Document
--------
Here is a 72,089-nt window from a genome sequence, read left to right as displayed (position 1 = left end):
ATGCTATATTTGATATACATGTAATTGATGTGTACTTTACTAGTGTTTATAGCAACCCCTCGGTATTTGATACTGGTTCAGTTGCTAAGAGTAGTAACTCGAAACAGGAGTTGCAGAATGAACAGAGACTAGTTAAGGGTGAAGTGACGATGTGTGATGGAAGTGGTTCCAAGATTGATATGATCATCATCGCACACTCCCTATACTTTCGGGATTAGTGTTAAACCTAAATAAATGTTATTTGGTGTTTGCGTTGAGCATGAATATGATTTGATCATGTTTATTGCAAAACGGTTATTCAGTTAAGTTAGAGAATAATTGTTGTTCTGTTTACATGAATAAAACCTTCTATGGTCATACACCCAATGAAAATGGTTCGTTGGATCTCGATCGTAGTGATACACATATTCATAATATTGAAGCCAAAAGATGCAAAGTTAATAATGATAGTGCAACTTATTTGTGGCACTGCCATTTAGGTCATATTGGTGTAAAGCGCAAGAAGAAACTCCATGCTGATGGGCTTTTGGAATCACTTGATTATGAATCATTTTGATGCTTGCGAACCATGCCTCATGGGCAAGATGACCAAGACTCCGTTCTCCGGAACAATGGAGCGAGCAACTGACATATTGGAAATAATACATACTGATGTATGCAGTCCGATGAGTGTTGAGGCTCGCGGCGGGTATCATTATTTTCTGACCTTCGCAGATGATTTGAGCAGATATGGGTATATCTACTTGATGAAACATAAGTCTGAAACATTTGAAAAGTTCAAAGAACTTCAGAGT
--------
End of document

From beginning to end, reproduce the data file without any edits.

Here is a 72,089-nt window from a genome sequence, read left to right as displayed (position 1 = left end):
ATGCTATATTTGATATACATGTAATTGATGTGTACTTTACTAGTGTTTATAGCAACCCCTCGGTATTTGATACTGGTTCAGTTGCTAAGAGTAGTAACTCGAAACAGGAGTTGCAGAATGAACAGAGACTAGTTAAGGGTGAAGTGACGATGTGTGATGGAAGTGGTTCCAAGATTGATATGATCATCATCGCACACTCCCTATACTTTCGGGATTAGTGTTAAACCTAAATAAATGTTATTTGGTGTTTGCGTTGAGCATGAATATGATTTGATCATGTTTATTGCAAAACGGTTATTCAGTTAAGTTAGAGAATAATTGTTGTTCTGTTTACATGAATAAAACCTTCTATGGTCATACACCCAATGAAAATGGTTCGTTGGATCTCGATCGTAGTGATACACATATTCATAATATTGAAGCCAAAAGATGCAAAGTTAATAATGATAGTGCAACTTATTTGTGGCACTGCCATTTAGGTCATATTGGTGTAAAGCGCAAGAAGAAACTCCATGCTGATGGGCTTTTGGAATCACTTGATTATGAATCATTTTGATGCTTGCGAACCATGCCTCATGGGCAAGATGACCAAGACTCCGTTCTCCGGAACAATGGAGCGAGCAACTGACATATTGGAAATAATACATACTGATGTATGCAGTCCGATGAGTGTTGAGGCTCGCGGCGGGTATCATTATTTTCTGACCTTCGCAGATGATTTGAGCAGATATGGGTATATCTACTTGATGAAACATAAGTCTGAAACATTTGAAAAGTTCAAAGAACTTCAGAGT